Islamic studies


Assoc. Prof. Dr. Arieff Salleh Rosman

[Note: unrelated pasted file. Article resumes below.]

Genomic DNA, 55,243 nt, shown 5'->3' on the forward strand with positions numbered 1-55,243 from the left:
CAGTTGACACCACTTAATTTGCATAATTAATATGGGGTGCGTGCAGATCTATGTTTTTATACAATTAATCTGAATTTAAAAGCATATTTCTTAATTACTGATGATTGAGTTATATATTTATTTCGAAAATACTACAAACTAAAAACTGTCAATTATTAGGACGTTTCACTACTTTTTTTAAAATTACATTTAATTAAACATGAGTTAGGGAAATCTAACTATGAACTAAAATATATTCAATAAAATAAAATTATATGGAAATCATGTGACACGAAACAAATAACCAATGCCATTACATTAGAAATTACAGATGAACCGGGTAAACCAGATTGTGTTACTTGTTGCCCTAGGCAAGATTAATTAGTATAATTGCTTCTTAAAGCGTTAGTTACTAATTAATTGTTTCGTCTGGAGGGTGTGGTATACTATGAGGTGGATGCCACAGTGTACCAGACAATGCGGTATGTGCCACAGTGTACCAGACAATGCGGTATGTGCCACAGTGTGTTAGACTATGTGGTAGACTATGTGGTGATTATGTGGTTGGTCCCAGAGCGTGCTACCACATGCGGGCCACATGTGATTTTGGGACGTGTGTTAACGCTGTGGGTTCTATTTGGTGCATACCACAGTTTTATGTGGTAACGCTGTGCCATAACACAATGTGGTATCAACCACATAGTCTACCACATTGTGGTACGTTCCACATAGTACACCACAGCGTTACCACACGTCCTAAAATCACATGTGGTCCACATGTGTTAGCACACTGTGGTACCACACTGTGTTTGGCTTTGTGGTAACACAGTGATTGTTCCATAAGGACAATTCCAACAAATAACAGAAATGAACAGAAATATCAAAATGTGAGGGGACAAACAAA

In a Muslim context, Islamic studies is the umbrella term for the “Islamic sciences” (Ulum al-din), i.e. the traditional forms of religious knowledge and thought. These include kalam (Islamic theology) and fiqh (Islamic jurisprudence), hadith (traditions), naskh (abrogations), etc. There are `Ulum ul-Qur’an, (the sciences of the Quran), which include “how, where and when the Quran was revealed”, and its transformation from an oral tradition to the written form, etc. and Ilm ul-Tajwid (proper recitation), Ilm ul-Tafsir (exegesis of the Quran). (In this context “science” is the translation of the Arabic term for “knowledge, learning, lore,” etc., rather than science as commonly defined in English and other languages — i.e. the use of observation, testable explanations to build and organize knowledge and predictions about the natural world/universe and is not to be confused with the scientific work of Muslims such as Avicenna or Nasir al-Din al-Tusi. In addition to the traditional Islamic sciences, Islamic Studies in the modern Muslim world incorporates more recent fields generally considered secular in the West, such as Islamic science and Islamic economics.